We have high hopes for the Peninsula Chapter! Located in an area that has been overlooked and underserved for many years, it is poised to make a positive impact as a result of the dedication and enthusiasm of its entirely 

volunteer leadership team. As in other existing chapters, their personal investment and sacrifice will be a difference maker. The sheer beauty of Washington’s north coast is also a strong drawing factor — why don’t you come visit? 

Jed Scheuermann
Program Director, North America at IAPMO | Website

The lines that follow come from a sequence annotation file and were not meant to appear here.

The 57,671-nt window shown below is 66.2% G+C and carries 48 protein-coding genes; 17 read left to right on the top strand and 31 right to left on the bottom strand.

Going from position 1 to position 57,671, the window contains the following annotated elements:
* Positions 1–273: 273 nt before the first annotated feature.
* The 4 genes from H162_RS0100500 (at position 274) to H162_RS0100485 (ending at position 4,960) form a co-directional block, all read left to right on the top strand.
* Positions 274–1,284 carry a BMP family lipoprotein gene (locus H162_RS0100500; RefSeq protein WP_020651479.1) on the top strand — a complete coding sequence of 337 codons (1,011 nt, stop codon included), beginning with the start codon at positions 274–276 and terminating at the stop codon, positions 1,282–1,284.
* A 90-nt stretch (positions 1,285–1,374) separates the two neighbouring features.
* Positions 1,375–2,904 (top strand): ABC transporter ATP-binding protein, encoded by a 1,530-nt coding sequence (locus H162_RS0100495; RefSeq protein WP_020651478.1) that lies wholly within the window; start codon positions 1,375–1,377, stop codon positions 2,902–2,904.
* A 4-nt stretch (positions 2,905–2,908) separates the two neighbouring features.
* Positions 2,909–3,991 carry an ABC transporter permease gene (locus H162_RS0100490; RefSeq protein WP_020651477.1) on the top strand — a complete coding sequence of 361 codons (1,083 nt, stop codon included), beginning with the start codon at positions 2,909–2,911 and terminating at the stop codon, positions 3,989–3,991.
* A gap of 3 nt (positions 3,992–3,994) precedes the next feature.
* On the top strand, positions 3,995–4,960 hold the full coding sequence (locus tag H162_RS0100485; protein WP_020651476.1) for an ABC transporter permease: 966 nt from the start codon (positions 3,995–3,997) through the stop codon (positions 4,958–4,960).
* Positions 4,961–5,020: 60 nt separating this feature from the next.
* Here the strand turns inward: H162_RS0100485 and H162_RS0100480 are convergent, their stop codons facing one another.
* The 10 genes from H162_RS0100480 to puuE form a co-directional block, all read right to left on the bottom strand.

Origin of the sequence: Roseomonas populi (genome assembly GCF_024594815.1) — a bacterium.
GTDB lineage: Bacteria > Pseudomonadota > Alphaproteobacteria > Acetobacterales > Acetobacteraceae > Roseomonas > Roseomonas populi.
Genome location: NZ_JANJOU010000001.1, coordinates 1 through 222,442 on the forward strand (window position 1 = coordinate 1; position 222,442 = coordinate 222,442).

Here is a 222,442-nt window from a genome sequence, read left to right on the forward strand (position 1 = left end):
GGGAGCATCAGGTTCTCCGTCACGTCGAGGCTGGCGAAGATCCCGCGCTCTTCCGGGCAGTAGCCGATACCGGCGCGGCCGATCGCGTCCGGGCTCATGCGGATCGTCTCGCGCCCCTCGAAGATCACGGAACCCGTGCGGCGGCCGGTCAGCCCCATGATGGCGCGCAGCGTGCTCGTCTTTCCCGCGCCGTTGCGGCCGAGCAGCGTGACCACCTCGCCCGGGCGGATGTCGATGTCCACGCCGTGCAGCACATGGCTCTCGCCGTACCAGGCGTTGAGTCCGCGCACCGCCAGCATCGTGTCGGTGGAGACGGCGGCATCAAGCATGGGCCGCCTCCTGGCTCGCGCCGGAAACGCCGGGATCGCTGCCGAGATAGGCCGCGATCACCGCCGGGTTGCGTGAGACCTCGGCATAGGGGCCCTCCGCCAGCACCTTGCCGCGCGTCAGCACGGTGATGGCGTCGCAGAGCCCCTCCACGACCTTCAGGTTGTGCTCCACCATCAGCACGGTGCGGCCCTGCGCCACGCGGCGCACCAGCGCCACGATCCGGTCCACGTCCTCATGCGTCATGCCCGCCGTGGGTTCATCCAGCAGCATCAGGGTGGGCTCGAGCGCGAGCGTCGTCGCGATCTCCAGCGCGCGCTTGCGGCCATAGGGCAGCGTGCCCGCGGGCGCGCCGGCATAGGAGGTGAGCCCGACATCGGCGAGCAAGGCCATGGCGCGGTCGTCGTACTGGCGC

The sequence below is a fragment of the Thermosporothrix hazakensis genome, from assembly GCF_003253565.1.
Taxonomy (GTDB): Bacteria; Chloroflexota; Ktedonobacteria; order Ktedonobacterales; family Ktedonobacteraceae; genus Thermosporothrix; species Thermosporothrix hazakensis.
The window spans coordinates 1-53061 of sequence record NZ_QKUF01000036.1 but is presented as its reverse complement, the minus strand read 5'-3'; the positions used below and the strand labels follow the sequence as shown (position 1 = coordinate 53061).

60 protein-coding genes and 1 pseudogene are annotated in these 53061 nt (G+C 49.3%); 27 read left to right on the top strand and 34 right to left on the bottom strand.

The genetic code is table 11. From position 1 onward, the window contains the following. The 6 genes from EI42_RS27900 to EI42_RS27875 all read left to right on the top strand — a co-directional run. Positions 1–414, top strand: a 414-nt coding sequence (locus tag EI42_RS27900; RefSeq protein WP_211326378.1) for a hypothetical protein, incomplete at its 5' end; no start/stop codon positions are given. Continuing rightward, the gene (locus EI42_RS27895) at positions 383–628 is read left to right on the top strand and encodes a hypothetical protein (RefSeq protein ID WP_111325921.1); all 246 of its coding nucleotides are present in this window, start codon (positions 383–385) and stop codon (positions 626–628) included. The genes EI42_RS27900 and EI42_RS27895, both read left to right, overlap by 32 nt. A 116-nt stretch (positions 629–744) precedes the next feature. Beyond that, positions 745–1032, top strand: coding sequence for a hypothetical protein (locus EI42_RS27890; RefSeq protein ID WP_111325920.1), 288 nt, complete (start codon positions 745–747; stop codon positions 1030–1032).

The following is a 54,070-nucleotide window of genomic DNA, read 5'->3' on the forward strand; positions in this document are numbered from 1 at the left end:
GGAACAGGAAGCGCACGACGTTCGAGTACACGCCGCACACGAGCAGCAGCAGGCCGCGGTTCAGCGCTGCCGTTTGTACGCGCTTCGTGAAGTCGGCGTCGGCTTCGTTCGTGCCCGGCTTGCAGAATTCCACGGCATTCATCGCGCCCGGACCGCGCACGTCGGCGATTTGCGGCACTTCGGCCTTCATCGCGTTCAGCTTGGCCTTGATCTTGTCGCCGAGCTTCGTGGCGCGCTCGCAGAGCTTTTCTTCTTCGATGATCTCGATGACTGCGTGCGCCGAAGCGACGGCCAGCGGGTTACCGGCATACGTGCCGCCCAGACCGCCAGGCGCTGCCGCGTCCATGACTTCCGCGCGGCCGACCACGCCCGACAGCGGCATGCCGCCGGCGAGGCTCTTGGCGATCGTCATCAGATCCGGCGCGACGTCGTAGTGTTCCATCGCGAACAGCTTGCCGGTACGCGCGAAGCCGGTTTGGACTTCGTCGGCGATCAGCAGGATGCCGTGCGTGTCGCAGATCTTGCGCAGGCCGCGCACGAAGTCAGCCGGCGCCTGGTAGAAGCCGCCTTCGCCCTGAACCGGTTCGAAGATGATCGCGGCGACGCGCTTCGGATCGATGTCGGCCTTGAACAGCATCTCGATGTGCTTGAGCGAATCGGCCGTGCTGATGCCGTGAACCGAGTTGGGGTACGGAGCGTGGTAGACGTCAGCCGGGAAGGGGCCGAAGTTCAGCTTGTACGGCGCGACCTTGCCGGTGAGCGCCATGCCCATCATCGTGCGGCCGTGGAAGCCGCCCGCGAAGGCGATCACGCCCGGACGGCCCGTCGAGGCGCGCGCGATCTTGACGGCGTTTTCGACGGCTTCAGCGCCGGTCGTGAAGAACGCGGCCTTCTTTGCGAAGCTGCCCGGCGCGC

A Master Plumber, with over 40 years’ experience and has achieved a Bachelor (Education) degree and Instructor of Pipe Trades Certificate. As an educator, his passion is to effectively share trade knowledge, and he believes that access to safe drinking water and adequate sanitation are basic human rights that much of the world lacks.

In 1989 Scheuermann participated in his first humanitarian mission at an orphanage in Brazil. His experience there literally changed his life, setting his feet on a path that prompted numerous humanitarian and first responder to natural disasters trips. He has now traveled to nearly 40 countries in the process and is an avid writer & photographer having published many articles.

Last modified: May 8, 2024